The Beast Of The East Hill: An Urban Wildlife Tracking Expedition

By BJ Hollars and Karl Christenson | August 24, 2021

  • A neighborhood in Eau Claire, Wisconsin. (Photo by BJ Hollars)

A neighborhood in Eau Claire, Wisconsin. (Photo by BJ Hollars)

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Was it a badger? Was it a bobcat? Or was it just an abnormally large, trash-eating house cat? Author BJ Hollars of Eau Claire tells the story of his family’s urban tracking expedition in search of “The Beast Of The East Hill.”


The Beast Of The East Hill

Had Jeff DeGrave simply seen a badger on Badger Avenue, it would’ve made a lot more sense.  Yet what he saw on that November night was a creature that seemed far bigger and more dangerous than that.  For the ten seconds in which it loped past his headlights, Jeff observed an animal larger, and faster, and far more feline than any old badger.

That’s insane! Jeff thought as he peered out his car’s windshield.  What kind of house cat’s as big as a Golden Retriever?

The answer is no house cat.

What Jeff had seen—or thought he had seen—was a new visitor to Eau Claire’s East Hill neighborhood.

“It was about 7:30 at night, so it was dark,” Jeff recounted.  “And this cat comes…I wouldn’t say racing…but certainly at a pretty good pace.”

From left to right, the creature crossed Badger Avenue, never slowing to acknowledge Jeff or the car.

“It was basically a perfect profile,” Jeff said, “probably 15 feet from the headlights.”  Plenty close, he said, to note the golden-brown coloring and dappled spots of a bobcat.

“And just how sure are you about what you saw?” I asked him.

“Well, I am 100% sure that it was not a house cat,” Jeff said, “and I’m also 100% sure it was a cat.”

Which significantly narrowed our options.

Fifteen minutes after receiving the tip, I reached out to a journalist friend who confirmed that, he, too had recently been contacted about a bobcat sighting near East Hill’s Boyd Park.

I’d heard enough.  Wasting no time, I reached for my binoculars, preparing to strike out in search of the beast.  But because it’s not every day one goes on a bobcat hunt, my family demanded to come along.

“But it might not be safe…” I tried.

My wife, whose confidence in my bobcat tracking skills can best be described as “no confidence,” assured me they’d be fine.

I loaded our brood into the minivan, then prepped the children on what we were in search of: a creature bigger than a house cat, and smaller than a cougar.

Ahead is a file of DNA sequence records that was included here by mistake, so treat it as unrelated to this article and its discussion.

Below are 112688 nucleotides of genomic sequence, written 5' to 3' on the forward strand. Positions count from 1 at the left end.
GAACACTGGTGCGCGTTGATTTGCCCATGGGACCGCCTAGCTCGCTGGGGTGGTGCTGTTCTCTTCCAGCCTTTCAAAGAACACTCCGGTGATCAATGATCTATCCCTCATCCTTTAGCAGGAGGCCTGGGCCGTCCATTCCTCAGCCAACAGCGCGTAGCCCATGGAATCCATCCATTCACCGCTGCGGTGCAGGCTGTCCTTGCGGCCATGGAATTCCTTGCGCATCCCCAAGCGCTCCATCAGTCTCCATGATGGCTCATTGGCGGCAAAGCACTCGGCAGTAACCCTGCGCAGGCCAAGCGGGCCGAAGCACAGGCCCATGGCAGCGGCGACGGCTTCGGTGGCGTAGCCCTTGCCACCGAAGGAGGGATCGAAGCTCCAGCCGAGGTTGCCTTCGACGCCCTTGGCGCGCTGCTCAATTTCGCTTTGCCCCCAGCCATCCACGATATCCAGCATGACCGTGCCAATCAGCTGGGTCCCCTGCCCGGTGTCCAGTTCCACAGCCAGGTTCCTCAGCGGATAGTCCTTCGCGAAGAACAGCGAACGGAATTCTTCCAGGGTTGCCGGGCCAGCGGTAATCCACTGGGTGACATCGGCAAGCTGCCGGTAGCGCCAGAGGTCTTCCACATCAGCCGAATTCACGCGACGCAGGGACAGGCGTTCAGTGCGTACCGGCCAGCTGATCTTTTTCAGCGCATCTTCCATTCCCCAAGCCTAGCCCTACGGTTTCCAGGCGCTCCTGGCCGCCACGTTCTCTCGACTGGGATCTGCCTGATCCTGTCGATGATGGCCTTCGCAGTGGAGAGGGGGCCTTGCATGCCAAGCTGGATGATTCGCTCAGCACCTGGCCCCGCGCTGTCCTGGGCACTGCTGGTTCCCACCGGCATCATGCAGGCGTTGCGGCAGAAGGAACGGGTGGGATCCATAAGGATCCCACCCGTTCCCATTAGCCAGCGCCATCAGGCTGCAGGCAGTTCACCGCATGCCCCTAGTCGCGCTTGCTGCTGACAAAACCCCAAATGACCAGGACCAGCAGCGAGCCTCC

“What’s a house cat?” my daughter asked.

“What’s a cougar?” asked my son.

Sighing, I drove us all into the dark.

What began as a somewhat serious expedition to uncover the region’s rare fauna soon devolved into a nighttime play-date at the park.  After half an hour of underdogs on the swings, the bobcat, unsurprisingly, remained undetected.

Though my half-baked bobcat hunts yielded little, that hardly means one isn’t around.

“I wouldn’t be at all surprised by a bobcat sighting,” Wisconsin DNR wildlife biologist Terry  Shaurette told me in the days following my hunt.  “As we encroach more and more on wildlife, they realize that we don’t pose much of a threat.  And then they find that there are some advantages to being around us, too.”

Terry’s talking about food. How one person’s trash is a bobcat’s ready-made meal.

It’s worth noting, too, that the Chippewa Valley is well within the bobcat’s native range, and, in recent years, has made a comeback.

BJ Hollars

BJ Hollars

BJ Hollars is a writer, author, and an assistant professor of creative writing at the University of Wisconsin-Eau Claire.
Karl Christenson

Karl Christenson

Karl Christenson is a producer at Wisconsin Public Radio. He enjoys taking his family on cross-country holiday road trips to theme parks and eating bologna sandwiches and parking in the last spot so he can get out of there first.
2021-08-24T17:31:19-05:00Tags: , , , , , |

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